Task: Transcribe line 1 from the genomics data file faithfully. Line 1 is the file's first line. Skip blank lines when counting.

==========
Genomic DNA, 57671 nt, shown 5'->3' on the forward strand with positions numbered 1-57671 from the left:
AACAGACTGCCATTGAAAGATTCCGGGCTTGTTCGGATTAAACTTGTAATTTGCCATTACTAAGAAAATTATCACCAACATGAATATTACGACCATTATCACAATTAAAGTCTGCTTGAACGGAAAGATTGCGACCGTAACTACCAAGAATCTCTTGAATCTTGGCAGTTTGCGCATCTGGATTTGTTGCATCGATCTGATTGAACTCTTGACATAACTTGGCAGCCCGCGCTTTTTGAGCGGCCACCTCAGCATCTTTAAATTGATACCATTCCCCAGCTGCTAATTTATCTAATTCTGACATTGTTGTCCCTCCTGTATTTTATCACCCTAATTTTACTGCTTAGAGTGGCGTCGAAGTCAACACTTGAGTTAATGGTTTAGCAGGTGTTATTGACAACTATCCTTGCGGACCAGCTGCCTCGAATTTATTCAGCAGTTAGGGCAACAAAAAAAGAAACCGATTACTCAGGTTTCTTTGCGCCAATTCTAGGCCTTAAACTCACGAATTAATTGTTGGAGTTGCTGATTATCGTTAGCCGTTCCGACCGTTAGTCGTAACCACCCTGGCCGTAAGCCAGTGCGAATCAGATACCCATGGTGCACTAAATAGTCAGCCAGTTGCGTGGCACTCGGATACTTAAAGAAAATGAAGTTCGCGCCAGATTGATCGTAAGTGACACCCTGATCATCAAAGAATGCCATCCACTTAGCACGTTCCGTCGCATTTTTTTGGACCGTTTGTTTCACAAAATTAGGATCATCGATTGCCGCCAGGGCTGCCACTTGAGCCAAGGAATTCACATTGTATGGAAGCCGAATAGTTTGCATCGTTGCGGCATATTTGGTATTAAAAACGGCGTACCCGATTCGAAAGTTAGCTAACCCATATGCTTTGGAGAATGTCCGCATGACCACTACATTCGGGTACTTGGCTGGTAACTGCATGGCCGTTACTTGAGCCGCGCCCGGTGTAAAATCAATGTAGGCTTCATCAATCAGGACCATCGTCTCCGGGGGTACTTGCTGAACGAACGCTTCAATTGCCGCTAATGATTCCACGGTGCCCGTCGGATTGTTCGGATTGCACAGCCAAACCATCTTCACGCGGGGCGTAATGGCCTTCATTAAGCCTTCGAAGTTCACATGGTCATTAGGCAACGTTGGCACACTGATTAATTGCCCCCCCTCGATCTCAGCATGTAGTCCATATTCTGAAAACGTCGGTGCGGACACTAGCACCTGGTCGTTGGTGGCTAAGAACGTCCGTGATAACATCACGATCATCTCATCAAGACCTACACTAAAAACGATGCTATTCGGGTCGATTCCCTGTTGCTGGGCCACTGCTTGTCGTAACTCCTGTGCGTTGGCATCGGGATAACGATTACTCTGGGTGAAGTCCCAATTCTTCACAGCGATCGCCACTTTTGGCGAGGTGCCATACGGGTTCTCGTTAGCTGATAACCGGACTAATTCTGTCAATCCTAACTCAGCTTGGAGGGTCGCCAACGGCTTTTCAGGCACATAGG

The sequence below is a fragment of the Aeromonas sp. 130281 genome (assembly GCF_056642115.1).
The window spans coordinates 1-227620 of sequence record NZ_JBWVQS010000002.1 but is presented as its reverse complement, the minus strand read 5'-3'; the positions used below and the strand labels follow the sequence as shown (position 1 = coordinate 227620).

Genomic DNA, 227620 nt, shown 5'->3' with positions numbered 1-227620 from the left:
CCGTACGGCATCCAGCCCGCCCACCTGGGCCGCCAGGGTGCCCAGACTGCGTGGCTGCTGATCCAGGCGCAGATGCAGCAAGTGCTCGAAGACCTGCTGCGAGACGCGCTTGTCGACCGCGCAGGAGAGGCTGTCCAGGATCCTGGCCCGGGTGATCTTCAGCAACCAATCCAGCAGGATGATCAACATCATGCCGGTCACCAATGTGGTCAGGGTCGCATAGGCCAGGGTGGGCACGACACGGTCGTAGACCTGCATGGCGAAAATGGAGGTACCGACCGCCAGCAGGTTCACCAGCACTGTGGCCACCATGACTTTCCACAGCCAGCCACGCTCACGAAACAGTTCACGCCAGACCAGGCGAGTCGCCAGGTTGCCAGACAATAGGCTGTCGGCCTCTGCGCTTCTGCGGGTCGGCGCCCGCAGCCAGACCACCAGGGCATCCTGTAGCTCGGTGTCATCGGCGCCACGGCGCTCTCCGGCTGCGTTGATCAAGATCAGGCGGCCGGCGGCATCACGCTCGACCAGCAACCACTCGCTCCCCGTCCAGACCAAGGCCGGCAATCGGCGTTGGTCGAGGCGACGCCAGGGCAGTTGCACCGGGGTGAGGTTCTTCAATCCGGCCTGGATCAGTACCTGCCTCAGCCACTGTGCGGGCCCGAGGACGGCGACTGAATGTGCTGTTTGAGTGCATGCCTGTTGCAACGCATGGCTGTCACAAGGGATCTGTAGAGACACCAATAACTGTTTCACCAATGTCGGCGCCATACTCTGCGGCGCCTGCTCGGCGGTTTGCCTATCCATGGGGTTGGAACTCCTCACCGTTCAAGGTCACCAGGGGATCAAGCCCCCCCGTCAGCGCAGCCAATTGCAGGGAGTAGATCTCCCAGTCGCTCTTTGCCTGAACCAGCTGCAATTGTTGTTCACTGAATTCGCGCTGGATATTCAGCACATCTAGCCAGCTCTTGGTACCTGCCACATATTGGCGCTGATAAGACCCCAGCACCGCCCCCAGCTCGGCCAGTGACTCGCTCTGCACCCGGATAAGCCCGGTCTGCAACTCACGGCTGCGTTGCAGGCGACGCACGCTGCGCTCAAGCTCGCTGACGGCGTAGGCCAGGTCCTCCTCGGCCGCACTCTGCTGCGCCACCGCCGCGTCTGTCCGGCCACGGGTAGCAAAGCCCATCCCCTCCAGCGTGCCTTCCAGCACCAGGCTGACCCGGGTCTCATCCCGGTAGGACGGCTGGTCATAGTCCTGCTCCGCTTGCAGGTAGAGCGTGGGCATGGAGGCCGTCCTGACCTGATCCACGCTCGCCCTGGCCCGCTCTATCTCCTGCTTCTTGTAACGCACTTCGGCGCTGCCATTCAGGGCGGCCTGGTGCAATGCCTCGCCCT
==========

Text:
Genomic DNA, 57671 nt, shown 5'->3' on the forward strand with positions numbered 1-57671 from the left: